In his 40 years of entertaining and alluring singing career, late Jagjit Singh’s soft and "silky" voice created a vast following not only in India but among thousands of his fans settled all over the world as well.
Jagjit Singh, who died in October 2011, created a niche for his thick-pitched but soothing voice to enjoy simple vocal music along with blending orchestra of few instruments.
His self-composed music and singing style, which usually had a light classical touch in it, can aptly be described as a geet performance though the selection of most of the songs were Urdu compositions in gazal pattern.
Was Jagjit Singh a gazal singer?
His fans believe so, and call him "king of gazal". In all humbleness, for which he was known too, Jagjit Singh disclaimed this title as he created a style of his own with his sweet and melodious voice which may not fit in the old school of gazal presentation.
There is quite a distinction between the singing style of Jagjit Singh and the gazal gayaki mastered by Mehndi Hassan, Ghulam Ali, Begum Akhtar, Mallika Pukhraj (of evergreen number, abhi to main javan hoon), to some extent Talat Mehmood and Asha Bhonsle (in aankhon ki masti ke..)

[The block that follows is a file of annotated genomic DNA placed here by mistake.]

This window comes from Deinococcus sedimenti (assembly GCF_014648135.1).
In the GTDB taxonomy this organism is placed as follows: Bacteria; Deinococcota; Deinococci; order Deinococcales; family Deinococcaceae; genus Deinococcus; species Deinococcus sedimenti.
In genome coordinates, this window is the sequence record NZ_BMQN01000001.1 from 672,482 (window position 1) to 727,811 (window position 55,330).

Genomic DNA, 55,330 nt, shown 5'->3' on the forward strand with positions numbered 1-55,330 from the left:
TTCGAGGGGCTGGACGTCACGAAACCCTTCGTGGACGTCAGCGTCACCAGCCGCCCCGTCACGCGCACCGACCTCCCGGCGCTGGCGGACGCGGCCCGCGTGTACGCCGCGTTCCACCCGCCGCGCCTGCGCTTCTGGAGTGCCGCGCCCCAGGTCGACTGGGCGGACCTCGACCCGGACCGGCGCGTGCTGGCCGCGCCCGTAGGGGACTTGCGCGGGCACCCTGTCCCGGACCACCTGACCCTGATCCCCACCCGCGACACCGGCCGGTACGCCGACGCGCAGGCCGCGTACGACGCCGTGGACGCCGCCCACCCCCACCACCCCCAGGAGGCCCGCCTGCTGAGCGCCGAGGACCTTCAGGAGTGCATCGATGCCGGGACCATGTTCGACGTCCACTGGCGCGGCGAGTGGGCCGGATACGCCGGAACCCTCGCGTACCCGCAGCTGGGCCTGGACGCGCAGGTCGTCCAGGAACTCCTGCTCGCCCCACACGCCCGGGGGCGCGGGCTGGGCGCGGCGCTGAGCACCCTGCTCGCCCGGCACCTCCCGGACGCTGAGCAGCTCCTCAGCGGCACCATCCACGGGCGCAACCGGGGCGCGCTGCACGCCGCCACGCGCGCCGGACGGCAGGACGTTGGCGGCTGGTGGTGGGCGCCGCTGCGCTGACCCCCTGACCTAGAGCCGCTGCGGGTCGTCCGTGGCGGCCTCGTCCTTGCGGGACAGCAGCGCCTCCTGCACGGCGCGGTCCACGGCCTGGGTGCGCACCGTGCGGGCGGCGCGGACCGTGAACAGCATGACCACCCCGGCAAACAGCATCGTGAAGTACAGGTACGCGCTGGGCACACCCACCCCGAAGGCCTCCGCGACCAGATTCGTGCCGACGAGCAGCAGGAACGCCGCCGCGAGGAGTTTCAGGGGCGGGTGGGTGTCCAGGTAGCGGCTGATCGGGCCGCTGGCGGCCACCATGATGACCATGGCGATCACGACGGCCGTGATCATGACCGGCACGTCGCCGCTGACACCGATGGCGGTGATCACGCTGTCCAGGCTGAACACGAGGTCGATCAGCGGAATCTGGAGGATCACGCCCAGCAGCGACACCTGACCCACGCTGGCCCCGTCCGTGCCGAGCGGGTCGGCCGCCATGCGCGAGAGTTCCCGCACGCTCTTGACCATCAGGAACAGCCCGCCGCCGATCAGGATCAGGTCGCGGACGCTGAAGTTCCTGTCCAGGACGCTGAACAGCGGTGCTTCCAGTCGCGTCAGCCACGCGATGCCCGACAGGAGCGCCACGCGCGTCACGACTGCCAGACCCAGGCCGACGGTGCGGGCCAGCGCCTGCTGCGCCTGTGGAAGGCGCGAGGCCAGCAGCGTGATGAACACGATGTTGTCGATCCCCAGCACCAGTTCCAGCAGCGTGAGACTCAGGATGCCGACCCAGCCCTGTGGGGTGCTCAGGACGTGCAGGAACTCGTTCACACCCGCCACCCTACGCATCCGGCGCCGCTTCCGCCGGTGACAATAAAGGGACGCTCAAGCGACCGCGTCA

Credit is bestowed upon Jagjit Singh that with his new approach he brought gazal to the masses. He did not create an elite audience like other known gazal singers.
Gazal rendering is a simplified version of classical Indian music along with thumri and dadra. Jagjit Singh altered it into different musical track. He explored and expanded the principality of gazal.
In the words of Mallika-e Ghazal Begum Akhtar, "Ghazal shahee dhang se gayee jaye to uska nasha sar chad ke bolta hai" (if a ghazal is sung in a proper way it can be very intoxicating"). Jagjit Singh certainly uplifts the mood by introducing his own distinctive sweetness in gazal gayaki.